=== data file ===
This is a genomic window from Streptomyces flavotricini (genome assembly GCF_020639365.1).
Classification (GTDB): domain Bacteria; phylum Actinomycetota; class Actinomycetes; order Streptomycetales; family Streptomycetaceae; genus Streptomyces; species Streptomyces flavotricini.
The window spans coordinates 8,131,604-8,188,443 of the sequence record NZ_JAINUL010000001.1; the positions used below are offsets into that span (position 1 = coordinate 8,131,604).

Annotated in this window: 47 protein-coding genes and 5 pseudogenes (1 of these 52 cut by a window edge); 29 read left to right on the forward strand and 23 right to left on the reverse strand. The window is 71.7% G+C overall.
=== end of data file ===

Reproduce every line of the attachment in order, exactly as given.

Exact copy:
This is a genomic window from Streptomyces flavotricini (genome assembly GCF_020639365.1).
Classification (GTDB): domain Bacteria; phylum Actinomycetota; class Actinomycetes; order Streptomycetales; family Streptomycetaceae; genus Streptomyces; species Streptomyces flavotricini.
The window spans coordinates 8,131,604-8,188,443 of the sequence record NZ_JAINUL010000001.1; the positions used below are offsets into that span (position 1 = coordinate 8,131,604).

Annotated in this window: 47 protein-coding genes and 5 pseudogenes (1 of these 52 cut by a window edge); 29 read left to right on the forward strand and 23 right to left on the reverse strand. The window is 71.7% G+C overall.